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Discussion Starter · #1 ·
I'm looking to freshen up the stock rear end in my '55. I was thinking axle bearings, pinion seal, gaskets, etc.

What else should I do?
 

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Discussion Starter · #3 ·
Mickey,

It's a total frame off restoration so I want to take the pumpkin out and powdercoat the housing, freshen it up, and put disc brakes on it.

It looks like I may end up having around 400 rwhp, but the car will not have big tires and I don't intend to beat on it but I would like the stock rear to be as fresh as possible.
 

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You`ll know more if there are any signs of excessive wear when you tear it down.

If there are no signs of leaks and theres plenty of fluid, the bearing are not noisy etc etc leave it.

:anim_25: either way you`ve covered every thing make sure theres diff oil in your parts list :)
 

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Discussion Starter · #5 ·
You`ll know more if there are any signs of excessive wear when you tear it down.

If there are no signs of leaks and theres plenty of fluid, the bearing are not noisy etc etc leave it.

:anim_25: either way you`ve covered every thing make sure theres diff oil in your parts list :)
I like this approach. So many times I've taken things to the extreme when it would have been fine to just clean it and go.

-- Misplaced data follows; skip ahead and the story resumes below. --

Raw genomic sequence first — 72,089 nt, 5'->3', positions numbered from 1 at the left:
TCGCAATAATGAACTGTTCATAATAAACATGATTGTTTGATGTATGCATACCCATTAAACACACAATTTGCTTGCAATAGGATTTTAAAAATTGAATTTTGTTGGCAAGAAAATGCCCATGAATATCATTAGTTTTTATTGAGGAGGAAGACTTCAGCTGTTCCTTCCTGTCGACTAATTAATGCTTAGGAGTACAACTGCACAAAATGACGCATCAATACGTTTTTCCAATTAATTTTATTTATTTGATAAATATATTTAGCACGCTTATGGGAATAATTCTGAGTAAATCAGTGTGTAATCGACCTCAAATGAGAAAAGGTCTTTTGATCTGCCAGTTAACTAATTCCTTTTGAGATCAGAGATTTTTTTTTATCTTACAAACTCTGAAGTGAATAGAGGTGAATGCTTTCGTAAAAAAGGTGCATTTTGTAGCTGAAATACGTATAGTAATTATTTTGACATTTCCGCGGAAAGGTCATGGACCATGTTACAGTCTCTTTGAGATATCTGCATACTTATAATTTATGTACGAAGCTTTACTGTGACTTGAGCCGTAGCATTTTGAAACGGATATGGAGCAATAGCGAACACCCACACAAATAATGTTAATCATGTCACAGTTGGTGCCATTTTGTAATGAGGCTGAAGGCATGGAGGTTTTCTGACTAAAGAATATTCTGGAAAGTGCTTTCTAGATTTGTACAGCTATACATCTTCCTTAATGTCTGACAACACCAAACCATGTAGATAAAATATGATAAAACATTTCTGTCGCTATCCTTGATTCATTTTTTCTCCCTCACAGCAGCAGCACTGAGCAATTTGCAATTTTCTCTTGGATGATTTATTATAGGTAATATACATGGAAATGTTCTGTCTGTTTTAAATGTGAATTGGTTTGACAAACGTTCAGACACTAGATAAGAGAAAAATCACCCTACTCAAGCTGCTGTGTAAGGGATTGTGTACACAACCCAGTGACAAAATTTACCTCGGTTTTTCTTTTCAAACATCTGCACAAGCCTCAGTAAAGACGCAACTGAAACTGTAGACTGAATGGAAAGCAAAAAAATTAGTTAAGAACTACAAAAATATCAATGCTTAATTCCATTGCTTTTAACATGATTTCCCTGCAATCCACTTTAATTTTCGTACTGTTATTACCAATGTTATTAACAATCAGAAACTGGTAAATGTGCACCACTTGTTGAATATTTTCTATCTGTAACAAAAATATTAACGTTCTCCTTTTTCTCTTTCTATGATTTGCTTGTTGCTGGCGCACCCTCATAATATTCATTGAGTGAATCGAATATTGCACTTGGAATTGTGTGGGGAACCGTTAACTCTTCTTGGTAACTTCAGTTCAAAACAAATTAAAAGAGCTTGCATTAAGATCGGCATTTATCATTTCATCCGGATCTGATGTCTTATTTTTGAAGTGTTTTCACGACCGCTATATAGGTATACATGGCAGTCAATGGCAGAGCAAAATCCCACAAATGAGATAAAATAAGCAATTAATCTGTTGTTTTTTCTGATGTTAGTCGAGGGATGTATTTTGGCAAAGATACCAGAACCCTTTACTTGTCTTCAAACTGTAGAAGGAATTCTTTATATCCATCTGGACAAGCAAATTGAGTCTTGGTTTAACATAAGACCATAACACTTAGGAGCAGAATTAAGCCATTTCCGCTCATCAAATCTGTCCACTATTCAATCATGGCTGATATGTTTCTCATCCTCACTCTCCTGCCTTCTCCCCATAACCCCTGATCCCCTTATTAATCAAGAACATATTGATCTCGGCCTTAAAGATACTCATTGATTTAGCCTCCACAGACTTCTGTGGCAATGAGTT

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You may want to have a look at the carrier bearings before deciding to replace them. They aren't often worn. Same with the pinion bearings.

Look for pits in the rollers or discoloration or other distress in the races.

You'll need to check the backlash before and after, mark the caps and adjusters.

Inspect the ring gear/pinion too for wear.

Even if you've never driven the car with the 3rd member you're using, you can get an idea whether you need a seal or not.

Maybe you should just go through the whole rebuild. New R&P, new bearings, new seals.

If you don't suspect anything wrong, why not just clean up the outside and put it in the car and see how it is? Then fix it later if needed.
 

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Mickey,

It's a total frame off restoration so I want to take the pumpkin out and powdercoat the housing, freshen it up, and put disc brakes on it.

It looks like I may end up having around 400 rwhp, but the car will not have big tires and I don't intend to beat on it but I would like the stock rear to be as fresh as possible.


:tu Now that makes sense....:shakehands:
:gba:
bowtie-trifive
 

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Discussion Starter · #8 · (Edited)
If you don't suspect anything wrong, why not just clean up the outside and put it in the car and see how it is? Then fix it later if needed.

Guys,

Thanks for the feedback. I'm so tired of getting bogged down trying to make things "perfect", when all I really want to do is drive the darn car.

Done beats being perfect "someday".

I finally decided that unless one just falls in my lap, I don't really need a posi for this car and I definitely don't want to sink a bunch of money into a single-track pumpkin rebuild, so I'm going to use what I have.

I've got 2 rear ends. The stock rear that came in my car which is a 3:55, and a '57 rear end that I believe is a 3:36 and came out of a really nice restored car that was getting a new 9 inch. It included a nice disc brake setup.

I want to use the 3:55 and will try to just check it out and if it looks good I will just clean it up, new seals, and go.
 

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... I don't really need a posi for this car...
I think that with 400 rear wheel HP, you should have a posi. That's a lot of power. The weakest link in a stock axle is the non-posi carrier. You say you won't beat on it but why have that much HP if you feel like you can't use it at all? I'd go with a new Auburn gear or Eaton posi unit.